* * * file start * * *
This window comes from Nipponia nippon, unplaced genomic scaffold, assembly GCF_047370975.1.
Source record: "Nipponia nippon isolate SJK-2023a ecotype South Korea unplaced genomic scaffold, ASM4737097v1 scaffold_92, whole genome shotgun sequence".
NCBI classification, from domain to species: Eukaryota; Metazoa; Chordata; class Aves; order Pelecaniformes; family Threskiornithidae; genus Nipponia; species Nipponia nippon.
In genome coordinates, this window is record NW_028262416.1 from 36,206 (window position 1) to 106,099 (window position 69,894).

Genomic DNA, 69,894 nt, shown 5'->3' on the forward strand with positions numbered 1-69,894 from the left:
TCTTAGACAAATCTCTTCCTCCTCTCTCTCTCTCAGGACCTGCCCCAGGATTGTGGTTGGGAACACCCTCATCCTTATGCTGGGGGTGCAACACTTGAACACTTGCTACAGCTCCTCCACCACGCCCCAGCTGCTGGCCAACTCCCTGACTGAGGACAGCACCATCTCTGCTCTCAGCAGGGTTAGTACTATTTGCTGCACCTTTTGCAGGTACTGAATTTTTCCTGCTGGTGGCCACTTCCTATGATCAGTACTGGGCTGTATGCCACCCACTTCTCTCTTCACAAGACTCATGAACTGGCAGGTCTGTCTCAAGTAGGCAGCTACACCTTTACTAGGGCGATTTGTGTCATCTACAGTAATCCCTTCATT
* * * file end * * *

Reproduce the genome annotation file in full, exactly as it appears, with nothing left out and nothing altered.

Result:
This window comes from Nipponia nippon, unplaced genomic scaffold, assembly GCF_047370975.1.
Source record: "Nipponia nippon isolate SJK-2023a ecotype South Korea unplaced genomic scaffold, ASM4737097v1 scaffold_92, whole genome shotgun sequence".
NCBI classification, from domain to species: Eukaryota; Metazoa; Chordata; class Aves; order Pelecaniformes; family Threskiornithidae; genus Nipponia; species Nipponia nippon.
In genome coordinates, this window is record NW_028262416.1 from 36,206 (window position 1) to 106,099 (window position 69,894).

Genomic DNA, 69,894 nt, shown 5'->3' on the forward strand with positions numbered 1-69,894 from the left:
TCTTAGACAAATCTCTTCCTCCTCTCTCTCTCTCAGGACCTGCCCCAGGATTGTGGTTGGGAACACCCTCATCCTTATGCTGGGGGTGCAACACTTGAACACTTGCTACAGCTCCTCCACCACGCCCCAGCTGCTGGCCAACTCCCTGACTGAGGACAGCACCATCTCTGCTCTCAGCAGGGTTAGTACTATTTGCTGCACCTTTTGCAGGTACTGAATTTTTCCTGCTGGTGGCCACTTCCTATGATCAGTACTGGGCTGTATGCCACCCACTTCTCTCTTCACAAGACTCATGAACTGGCAGGTCTGTCTCAAGTAGGCAGCTACACCTTTACTAGGGCGATTTGTGTCATCTACAGTAATCCCTTCATT